“Too many ‘Jingle Bells’ can jangle” in the Philadelphia Inquirer (November 21, 2003).
A trip to my dentist’s office usually is painful enough; but now that the holiday season – which seems to have begun shortly after midnight on Halloween – has rolled around, I dread the cleaning, chloride, and cavity-filling all the more. The smooth sounds of “easy listening” music are pumped into every sterile waiting room in the region, but now those smooth sounds have turned into a monotonous, not-so-easy-listening holiday jukebox.
Call me Scrooge or the Grinch if you like, but does Philadelphia really need two radio stations that play holiday music continuously for six weeks or so? I’ll go further: Does it need even one station?
Sometime in the last few weeks the FM radio dial was invaded by caroling singers, caroling celebrities, and more than a few caroling washed-up celebrities. Now that Sunny 104.5 and B101 are playing holiday music through December, no doctor’s office, no dentist’s chair, and certainly no department store, is safe. Wherever one goes, the holiday sounds are sure to follow.
Don’t get me wrong. I love holiday music, but like the holiday desserts whose calories will find their way into our growing bellies in another month, moderation is key. Both Sunny 104.5 and B101 stand the chance of ruining some truly great holiday songs by simply inserting them into the holiday rotation like a broken record. Bing Crosby’s recording of “White Christmas”; Nat King Cole’s of “The Christmas Song”; Gene Autry’s rendition of “Rudolph the Red-Nosed Reindeer” – all ruined, as Albert the Mouse says when he breaks the town clock in the holiday classic ‘Twas the Night Before Christmas: “Kerpluey . . . Kerplunk.”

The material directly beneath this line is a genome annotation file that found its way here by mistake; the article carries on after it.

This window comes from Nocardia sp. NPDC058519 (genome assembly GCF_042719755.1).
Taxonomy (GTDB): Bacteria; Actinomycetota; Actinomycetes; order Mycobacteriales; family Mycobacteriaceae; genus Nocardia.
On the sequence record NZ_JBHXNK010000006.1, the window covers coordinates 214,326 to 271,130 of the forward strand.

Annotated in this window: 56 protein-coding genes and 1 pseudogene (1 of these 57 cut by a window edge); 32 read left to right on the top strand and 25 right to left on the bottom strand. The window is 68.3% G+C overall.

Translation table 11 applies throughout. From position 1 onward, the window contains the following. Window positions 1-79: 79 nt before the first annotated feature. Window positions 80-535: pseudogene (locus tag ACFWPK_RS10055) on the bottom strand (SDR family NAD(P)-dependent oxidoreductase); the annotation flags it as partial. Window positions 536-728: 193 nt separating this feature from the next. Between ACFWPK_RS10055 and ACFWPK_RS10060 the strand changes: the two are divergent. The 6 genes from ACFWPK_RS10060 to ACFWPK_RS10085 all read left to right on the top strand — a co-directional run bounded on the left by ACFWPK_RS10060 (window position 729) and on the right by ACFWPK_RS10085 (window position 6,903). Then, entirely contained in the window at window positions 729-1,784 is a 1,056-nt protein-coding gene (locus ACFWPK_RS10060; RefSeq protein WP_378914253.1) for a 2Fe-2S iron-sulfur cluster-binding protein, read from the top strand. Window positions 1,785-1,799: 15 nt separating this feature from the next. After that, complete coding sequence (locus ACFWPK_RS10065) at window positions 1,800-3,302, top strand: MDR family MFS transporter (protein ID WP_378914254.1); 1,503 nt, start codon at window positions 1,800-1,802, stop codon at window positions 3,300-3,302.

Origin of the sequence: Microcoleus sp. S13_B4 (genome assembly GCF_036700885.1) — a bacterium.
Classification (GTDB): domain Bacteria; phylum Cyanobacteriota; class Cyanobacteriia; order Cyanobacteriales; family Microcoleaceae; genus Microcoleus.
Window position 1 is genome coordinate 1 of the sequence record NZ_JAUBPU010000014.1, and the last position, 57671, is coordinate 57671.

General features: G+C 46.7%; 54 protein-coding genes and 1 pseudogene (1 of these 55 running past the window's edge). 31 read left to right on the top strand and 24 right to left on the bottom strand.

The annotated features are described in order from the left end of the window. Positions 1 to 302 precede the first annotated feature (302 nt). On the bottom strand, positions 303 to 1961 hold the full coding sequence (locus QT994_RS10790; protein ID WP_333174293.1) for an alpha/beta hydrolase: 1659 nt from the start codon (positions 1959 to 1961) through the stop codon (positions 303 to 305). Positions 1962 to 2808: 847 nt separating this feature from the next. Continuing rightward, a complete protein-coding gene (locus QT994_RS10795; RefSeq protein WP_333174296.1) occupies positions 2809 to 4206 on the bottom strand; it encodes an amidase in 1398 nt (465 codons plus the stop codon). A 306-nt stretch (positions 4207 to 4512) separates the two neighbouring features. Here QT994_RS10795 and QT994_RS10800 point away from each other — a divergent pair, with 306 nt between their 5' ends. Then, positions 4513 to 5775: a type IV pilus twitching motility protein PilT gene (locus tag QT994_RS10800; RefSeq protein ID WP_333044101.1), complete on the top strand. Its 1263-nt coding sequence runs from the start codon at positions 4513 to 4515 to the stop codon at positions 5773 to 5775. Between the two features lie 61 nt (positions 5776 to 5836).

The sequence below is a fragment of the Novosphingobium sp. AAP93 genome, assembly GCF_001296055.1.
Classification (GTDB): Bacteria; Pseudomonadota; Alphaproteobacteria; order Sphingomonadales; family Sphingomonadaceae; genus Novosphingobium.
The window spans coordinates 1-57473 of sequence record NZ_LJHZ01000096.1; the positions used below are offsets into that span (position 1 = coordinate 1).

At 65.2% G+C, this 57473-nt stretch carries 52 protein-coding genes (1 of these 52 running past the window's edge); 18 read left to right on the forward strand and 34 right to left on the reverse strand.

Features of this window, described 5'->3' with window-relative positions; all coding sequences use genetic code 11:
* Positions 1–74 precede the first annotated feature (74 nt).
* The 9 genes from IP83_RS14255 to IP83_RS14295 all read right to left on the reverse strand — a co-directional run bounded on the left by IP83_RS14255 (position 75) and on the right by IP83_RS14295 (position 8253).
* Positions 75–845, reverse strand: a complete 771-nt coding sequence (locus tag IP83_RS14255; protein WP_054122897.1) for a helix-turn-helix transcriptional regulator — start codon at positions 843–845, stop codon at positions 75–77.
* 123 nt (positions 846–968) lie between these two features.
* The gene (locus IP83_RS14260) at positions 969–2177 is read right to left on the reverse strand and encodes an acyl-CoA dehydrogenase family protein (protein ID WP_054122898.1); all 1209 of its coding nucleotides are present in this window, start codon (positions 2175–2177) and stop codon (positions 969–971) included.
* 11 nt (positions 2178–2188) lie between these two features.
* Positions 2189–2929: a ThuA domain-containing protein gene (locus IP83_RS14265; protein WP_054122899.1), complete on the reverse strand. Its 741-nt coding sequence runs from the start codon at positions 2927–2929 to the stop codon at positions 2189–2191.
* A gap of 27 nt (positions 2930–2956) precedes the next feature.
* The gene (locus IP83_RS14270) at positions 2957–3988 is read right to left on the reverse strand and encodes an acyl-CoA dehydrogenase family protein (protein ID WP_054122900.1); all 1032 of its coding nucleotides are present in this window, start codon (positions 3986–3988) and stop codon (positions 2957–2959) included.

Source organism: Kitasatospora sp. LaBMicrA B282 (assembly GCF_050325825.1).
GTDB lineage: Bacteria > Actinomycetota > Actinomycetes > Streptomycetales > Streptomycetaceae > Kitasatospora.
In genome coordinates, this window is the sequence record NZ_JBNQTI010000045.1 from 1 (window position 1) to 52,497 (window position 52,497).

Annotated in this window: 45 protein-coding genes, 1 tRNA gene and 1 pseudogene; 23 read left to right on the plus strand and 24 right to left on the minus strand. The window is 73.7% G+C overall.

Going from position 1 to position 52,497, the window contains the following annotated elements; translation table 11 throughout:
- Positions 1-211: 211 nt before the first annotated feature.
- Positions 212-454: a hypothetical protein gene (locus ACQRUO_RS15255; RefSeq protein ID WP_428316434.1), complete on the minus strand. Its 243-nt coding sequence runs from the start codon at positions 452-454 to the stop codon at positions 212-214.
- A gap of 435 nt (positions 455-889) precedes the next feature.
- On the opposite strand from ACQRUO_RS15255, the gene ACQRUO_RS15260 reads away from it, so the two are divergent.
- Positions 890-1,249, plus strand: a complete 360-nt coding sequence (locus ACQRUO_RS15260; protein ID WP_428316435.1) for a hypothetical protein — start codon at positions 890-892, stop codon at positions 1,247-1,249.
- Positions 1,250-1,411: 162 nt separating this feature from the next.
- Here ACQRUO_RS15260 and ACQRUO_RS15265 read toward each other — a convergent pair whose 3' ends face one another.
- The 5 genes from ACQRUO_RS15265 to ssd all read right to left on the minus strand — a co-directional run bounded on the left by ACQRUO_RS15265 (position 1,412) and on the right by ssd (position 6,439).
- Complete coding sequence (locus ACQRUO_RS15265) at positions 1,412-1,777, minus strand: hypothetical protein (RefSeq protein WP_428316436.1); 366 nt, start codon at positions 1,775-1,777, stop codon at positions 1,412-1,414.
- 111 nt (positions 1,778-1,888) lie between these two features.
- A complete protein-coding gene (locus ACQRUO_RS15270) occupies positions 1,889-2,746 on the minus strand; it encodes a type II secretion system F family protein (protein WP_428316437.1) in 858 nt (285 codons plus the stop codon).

Granted, it is nice that David Bowie actually makes it into the easy listening format thanks to his “Peace on Earth/Little Drummer Boy” duet with Bing, but even still, two full months of this caroling? Are there really enough worthy renditions of “Jingle Bell Rock” and “Frosty (The Snowman)” to warrant constant holiday airplay for weeks at a time? Probably not, and both “Sunny” and the “Bee” must take some amount of responsibility for encouraging every fleeting pop singer, B-list actor, and former child television star to produce a holiday album.
Please, easy listening stations, stop the Leonard Nimoys and Kathy Lee Giffords of the world from exploiting our beautiful carols. Go back to your regular rotation of Gloria Estefan, Whitney Houston, Phil Collins, Billy Joel and Rod Stewart! Doing otherwise only validates countless celebrities’ sad attempts at cashing in on the holiday scene. If 50 Cent or Eminem comes out with a holiday album this year, I’m pinning the blame on you! I can hear it already, the single about the drive-by shooting on Christmas Eve: “Jingle Bell Pop.”
Much as I can’t stand Enrique Iglesias’ sappy ballads, I’d rather listen to them as my dentist drills away a decaying tooth than hear another holiday jingle.
And, to think: December hasn’t even arrived yet!